Friday, September 25, 2009

Not so good news... =(

*I just got an email with the following info forwarded to me, about a young sister from Alaska who died in a hunting accident a few weeks ago, and I wanted to pass it along since there was a nice article written about her involvement in the ministry.

Hannah Rene Frye
Beloved local teen dies in hunting accident
• Family finds comfort in daughter’s faith, commitment to God

by Naomi Klouda
Homer Tribune

Hannah Rene Frye, a young graduate from Homer High School’s class of 2009 who also went door-to-door as a Jehovah’s Witness missionary, died Friday in a moose hunting accident while on a trip at Kalgin Island.

Services for Hannah, 18, will be held 2 p.m. Sept. 5 at the Mariner Theatre. There will be a reception in the gym from 3-6 p.m.

Before noon on Friday, Hannah was airlifted from Kalgin Island to Anchorage’s Providence Alaska Medical Center after she was accidently shot while hunting. She was declared dead at the hospital.. The morning of the accident, the U.S. Coast Guard received a report around 9:05 a.m. saying the teen had been shot. Hannah was a member of a six-person group hunting for moose on Kalgin Island, which is located in Redoubt Bay by the Drift River Tank Farm.
Friends and family used a VHS radio to call for help, and the Coast Guard then notified a search and rescue group out of Anchorage, as well as the Alaska State Troopers. At 11:05 a.m.., they were able to land on the island to airlift Hannah to Providence.

“The situation was a little complicated because we had broken radio communication,” said investigating trooper Matt Ezell said. “There is no foul play suspected, but we are investigating this to sort through what happened.” Hannah Rene Frye is likely a familiar name and face to many in Homer through her many community interactions, including her ministry giving Bible studies in people’s homes through the Kingdom Hall Jehovah’s Witness Church. She also worked with her father on local construction projects through his business, Smoking Bay Painting.

“Hannah was an extraordinary person,” her family wrote in her remembrance. Born in Homer April 5, 1991 to Cameron and Rebecca Frye, Hannah was the middle child with five siblings: Aric, Alissa, Camille, Julie and Brianna. All were “raised in this beautiful little town she loved so much,” her family wrote. In fact, in her ministry, Hannah may very well have come knocking at the doors of many Homer residents.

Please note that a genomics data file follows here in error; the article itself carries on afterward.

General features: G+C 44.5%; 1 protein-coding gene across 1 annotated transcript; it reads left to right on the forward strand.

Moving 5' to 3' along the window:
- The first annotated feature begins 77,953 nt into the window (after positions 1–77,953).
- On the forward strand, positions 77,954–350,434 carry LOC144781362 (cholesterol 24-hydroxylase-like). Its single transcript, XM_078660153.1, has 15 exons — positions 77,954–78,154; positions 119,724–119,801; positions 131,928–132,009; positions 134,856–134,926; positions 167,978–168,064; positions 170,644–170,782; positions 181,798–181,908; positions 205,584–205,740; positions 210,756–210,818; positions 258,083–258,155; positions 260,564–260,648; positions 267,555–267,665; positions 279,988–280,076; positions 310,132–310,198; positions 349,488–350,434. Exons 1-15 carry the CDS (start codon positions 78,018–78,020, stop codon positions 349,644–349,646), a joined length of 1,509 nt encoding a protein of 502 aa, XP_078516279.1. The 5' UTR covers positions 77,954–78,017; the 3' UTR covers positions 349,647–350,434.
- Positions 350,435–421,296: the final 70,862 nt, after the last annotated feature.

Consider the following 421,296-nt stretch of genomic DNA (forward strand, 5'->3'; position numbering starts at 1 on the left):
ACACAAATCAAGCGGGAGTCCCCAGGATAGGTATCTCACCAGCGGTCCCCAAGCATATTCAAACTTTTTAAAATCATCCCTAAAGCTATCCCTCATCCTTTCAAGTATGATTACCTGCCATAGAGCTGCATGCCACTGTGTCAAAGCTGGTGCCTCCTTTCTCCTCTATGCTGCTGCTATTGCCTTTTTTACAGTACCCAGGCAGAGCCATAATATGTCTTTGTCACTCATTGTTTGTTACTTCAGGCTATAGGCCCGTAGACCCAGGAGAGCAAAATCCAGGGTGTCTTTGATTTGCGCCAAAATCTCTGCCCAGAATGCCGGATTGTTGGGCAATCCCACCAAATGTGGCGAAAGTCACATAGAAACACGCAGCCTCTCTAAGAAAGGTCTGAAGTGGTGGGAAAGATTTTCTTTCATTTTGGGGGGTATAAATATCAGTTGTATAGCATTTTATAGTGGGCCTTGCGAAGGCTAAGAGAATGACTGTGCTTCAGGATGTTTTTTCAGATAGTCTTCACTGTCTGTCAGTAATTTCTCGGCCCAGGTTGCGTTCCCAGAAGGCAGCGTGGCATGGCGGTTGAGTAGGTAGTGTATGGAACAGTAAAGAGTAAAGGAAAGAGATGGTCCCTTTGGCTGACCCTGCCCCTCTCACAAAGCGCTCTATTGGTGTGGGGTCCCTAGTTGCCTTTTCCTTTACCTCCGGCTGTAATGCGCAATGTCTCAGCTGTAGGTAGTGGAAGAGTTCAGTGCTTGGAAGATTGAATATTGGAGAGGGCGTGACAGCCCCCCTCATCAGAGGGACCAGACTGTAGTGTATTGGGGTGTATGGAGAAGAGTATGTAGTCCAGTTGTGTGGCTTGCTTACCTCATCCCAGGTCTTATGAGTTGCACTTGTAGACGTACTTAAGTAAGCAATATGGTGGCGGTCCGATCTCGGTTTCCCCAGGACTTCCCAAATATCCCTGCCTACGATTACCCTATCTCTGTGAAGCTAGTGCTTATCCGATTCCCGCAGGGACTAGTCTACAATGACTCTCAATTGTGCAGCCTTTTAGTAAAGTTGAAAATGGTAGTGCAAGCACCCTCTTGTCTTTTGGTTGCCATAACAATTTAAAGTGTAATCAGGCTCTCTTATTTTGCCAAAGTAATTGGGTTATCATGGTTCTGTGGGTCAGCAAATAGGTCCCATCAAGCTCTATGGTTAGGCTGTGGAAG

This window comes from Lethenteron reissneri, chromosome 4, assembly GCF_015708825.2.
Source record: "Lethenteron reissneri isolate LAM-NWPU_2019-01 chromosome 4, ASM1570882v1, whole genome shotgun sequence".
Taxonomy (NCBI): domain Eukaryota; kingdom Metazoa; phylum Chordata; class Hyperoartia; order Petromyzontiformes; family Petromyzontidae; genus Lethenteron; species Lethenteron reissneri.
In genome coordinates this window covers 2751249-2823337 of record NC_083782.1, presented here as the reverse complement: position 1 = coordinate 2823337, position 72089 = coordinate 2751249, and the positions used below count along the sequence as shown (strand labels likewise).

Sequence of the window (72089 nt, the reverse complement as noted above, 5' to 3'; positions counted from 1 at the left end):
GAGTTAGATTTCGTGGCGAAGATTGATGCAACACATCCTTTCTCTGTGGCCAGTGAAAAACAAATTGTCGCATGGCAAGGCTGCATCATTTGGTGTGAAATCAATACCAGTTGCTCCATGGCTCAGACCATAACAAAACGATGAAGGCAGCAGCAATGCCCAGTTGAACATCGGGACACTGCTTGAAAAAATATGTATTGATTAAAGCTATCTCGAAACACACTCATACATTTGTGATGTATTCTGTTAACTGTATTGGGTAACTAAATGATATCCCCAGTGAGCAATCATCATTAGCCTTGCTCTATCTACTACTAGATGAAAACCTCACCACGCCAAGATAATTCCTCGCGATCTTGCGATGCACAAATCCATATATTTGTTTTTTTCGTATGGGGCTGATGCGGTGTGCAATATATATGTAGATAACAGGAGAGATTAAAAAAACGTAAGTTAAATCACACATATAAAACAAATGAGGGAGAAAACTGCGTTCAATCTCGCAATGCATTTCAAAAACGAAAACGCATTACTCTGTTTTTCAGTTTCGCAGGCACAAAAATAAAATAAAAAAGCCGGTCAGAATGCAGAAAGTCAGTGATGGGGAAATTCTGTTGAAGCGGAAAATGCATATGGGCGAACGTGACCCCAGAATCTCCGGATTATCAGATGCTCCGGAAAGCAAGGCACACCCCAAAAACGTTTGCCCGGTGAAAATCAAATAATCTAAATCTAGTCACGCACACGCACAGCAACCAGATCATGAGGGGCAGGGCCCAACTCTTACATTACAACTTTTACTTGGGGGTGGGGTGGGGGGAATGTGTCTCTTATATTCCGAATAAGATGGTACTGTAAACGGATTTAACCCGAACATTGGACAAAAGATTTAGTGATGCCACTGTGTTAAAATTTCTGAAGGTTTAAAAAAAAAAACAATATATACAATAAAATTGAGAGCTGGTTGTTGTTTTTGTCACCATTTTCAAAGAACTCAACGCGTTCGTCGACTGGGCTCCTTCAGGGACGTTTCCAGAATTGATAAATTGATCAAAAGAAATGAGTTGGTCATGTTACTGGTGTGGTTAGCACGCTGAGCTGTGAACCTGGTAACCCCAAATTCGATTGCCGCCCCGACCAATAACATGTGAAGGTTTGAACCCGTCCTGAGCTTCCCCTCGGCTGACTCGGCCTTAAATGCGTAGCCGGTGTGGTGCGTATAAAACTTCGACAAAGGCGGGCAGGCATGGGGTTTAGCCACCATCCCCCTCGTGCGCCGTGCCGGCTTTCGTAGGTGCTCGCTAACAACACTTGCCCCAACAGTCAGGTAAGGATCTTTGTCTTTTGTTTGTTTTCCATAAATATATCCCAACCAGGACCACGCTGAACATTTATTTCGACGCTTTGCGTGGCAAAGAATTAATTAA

The family said that, as soon as she was old enough to go door-to-door, Hannah spent many hours in her ministry as one of Jehovah’s Witnesses here in Homer, in Belize, and while traveling through the lower 48 states. She was planning to expand her ministry to Honduras next year, and also hoped to serve as a volunteer at the world headquarters of Jehovah’s Witnesses in New York. Instead of college plans, her goal was to go directly into her church’s ministry.
“Hannah overflowed with love – for her family, for this earth and its creatures, for her dear friends, and most of all, for her God, Jehovah. She was deeply satisfied and freely expressed her joy for life. When she laughed, she laughed with her whole body,” the family wrote. “Hannah had a soft, gentle smile that started in her eyes and radiated out. When she smiled at you, you felt the warmth of a genuine, loving heart.”

Hannah is described as someone who loved being outside, running through fields of summer fireweed and playing football at low tide on the beach. “Her eyes would light up just talking about horseback riding, playing in the snow, or camping trips. She also was a hard-worker, so strong and energetic that it was a common remark on a construction site that she made all the boys working around her look bad,” wrote her family. “She was skilled and worked hard for the family’s business, tearing down damaged buildings, making repairs and house painting...That girl could swing a sledge hammer and ply a paint brush, let me tell you.”

Hannah was a person who appreciated the great value of little things, taking note and treasuring small kindnesses expressed towards her. She also had a silly, open sense on humor, with a penchant for monster trucks and golden retrievers.

“She was a very careful and conscientious person, always striving to make decisions that would draw her close to God and bring his smile of approval,” said the family. “Her Grandma, Virginia Hume, taught her to play the piano, and she loved playing and singing with all her heart praises to her God, Jehovah.” Hannah was among the many volunteers who helped to build the Homer Kingdom Hall of Jehovah’s Witnesses, which was completed in 2003. She worked on similar church projects around the state. In her ministry work, she was a full-time volunteer for the church since she was 16 years old. At the age of 10, Hannah made a commitment to read from the Bible for 30 minutes every morning after waking.

Her father said it was a commitment she kept until the day she died.
“If you were among the many who took a few minutes from your day to brighten hers and be encouraged by discussing the Bible with her, we want to thank you from the bottom of our hearts, as nothing brought Hannah more joy than talking about God’s promises of life such as described in Revelation 21:3,4 and Psalms 37:28,29,” her family wrote. “She knew that God is not responsible for the death of loved ones and she knew and had full faith in his promise of a resurrection. (James 1:13, John 5:28, 29). She shared this message of comfort and hope with countless others grieving a loss. Her friends and family will truly draw strength from these and similar scriptures as we adjust to her temporary absence in our lives.”